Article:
Exterior of Nancy Nicholas Hall in the evening, with lamps and windows glowing.
News & Events

Fatherhood needs assessment finds gaps in service, recommends solutions

A smiling child painting with an adult

What do Wisconsin fathers need to create more fulfilling relationships with their children?

That’s a key question the UW–Madison Division of Extension set out to answer recently with its Wisconsin Statewide Fatherhood Needs Assessment. Extension realized it was not serving fathers in outreach programming anywhere near the same extent it was serving mothers and sought to understand the gap.

Margaret Kerr, assistant professor of Human Development & Family Studies and an Extension specialist in Vulnerable and Underserved Children, was a lead author on the project. She worked on the assessment with her colleagues at Extension’s Human Development & Relationships Institute.

“Parenthood means many different things to many different people, but both mothers and fathers want to be successful when it comes to raising their children: being present and attentive to them, and setting them up for the future,” Kerr says. “We found that fathers have real concerns: basic life needs and resources, parenting support, systemic barriers to fatherhood, and challenges related to the legal system.”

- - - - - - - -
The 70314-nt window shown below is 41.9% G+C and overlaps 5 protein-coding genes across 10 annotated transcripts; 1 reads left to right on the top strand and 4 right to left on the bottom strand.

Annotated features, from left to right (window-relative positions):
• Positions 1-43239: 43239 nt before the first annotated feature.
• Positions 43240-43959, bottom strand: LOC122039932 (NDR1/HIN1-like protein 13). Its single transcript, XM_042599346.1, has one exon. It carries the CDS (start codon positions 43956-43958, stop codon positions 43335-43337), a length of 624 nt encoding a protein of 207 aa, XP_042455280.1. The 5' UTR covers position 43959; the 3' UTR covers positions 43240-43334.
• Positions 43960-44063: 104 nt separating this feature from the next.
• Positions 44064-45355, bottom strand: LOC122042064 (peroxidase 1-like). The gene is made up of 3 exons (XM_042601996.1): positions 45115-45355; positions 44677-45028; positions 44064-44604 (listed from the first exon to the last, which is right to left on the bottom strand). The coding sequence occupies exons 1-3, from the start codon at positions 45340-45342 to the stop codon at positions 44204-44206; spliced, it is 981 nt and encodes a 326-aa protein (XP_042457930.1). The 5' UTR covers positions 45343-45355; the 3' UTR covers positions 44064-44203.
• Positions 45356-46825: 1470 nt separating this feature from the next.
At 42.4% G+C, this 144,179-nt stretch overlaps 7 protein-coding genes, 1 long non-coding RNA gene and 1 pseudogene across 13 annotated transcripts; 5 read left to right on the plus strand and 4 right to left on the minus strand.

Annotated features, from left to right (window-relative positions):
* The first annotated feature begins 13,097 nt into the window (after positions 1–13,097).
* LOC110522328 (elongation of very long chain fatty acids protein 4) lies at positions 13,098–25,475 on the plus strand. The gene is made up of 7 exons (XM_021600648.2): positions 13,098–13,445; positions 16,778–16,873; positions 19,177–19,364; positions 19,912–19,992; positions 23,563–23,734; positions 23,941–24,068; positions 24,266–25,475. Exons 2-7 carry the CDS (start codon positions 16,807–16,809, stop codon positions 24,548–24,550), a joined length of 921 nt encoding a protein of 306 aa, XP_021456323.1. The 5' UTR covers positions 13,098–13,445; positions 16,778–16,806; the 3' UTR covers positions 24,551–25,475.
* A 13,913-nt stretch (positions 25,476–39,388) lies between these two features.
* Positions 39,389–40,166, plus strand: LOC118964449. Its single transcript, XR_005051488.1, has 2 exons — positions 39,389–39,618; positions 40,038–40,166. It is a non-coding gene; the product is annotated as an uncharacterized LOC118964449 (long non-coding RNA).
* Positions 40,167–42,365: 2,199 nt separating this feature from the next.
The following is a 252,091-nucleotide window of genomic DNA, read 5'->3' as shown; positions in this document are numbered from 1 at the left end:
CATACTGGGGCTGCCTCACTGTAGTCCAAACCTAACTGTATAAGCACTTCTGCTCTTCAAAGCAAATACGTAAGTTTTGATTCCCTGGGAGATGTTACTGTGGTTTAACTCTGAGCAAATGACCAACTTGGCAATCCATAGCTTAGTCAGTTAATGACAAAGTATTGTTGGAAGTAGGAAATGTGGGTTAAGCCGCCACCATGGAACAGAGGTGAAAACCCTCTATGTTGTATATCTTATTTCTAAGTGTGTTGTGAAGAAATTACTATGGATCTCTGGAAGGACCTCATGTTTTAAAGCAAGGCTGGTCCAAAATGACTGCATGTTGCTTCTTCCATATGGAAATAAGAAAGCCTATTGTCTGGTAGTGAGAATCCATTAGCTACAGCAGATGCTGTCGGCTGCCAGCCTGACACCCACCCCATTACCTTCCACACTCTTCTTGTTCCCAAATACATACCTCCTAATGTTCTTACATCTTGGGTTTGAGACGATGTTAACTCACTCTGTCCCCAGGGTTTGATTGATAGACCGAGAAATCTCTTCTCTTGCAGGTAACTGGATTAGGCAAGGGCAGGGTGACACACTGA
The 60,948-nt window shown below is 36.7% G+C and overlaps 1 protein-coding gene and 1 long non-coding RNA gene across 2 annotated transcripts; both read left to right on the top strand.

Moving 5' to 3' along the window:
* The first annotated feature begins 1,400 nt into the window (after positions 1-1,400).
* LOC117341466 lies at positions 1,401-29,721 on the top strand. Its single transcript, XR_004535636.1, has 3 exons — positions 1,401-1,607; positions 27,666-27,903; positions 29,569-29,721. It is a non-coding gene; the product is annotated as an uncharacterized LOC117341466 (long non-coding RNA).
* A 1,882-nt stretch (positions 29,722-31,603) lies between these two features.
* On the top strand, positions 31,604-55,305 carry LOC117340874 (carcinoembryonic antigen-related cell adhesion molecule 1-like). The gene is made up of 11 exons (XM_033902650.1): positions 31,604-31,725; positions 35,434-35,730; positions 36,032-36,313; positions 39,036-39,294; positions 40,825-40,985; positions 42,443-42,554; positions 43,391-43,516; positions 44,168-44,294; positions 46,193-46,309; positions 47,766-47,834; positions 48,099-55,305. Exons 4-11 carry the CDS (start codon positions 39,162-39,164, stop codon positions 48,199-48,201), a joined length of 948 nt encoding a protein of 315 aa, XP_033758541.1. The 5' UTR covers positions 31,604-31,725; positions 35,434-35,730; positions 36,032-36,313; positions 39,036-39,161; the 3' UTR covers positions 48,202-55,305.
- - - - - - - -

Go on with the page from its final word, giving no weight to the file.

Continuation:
Over the course of several focus groups, researchers spoke with 35 fathers in a variety of parenting and custody situations. They also received input from more than 30 community partners, such as family service providers, child protection entities, domestic violence agencies, and jails.

Professional portrait of Margaret Kerr in front of a decorative window with bright colored glass circles and curved lines.
Dr. Margaret Kerr

Researchers found that fathers want to be actively involved in their children’s lives, have nurturing relationships and act as role models.

Fathers said they need more than just parenting support – they want assistance meeting basic needs and successfully navigating the criminal legal and family court systems. They also want help breaking down gender norms and negative attitudes that negatively affect fathers.

So, what should be done? Researchers came away with several recommendations.

Programming should be designed for fathers’ specific needs, and existing programming adapted to be more inclusive and welcoming toward fathers. This should include hiring more fathers in family-serving professions. Spaces, such as peer groups, should be created for fathers to come together around their role as parents.

Mothers and other co-parents should reflect on gatekeeping behaviors that may contribute to barriers some fathers have to positive parenting, and service providers should help fathers advocate for their rights.

Additionally, research and information about the important role fathers play in the well-being of families should be widely disseminated in an effort to break down stigma around fatherhood.

“Fathers need support to engage in their children’s lives in the ways they want and deserve to,” Kerr says.

For a detailed breakdown of the findings and recommendations, or to read the full report, visit parenting.extension.wisc.edu/fatherhood/.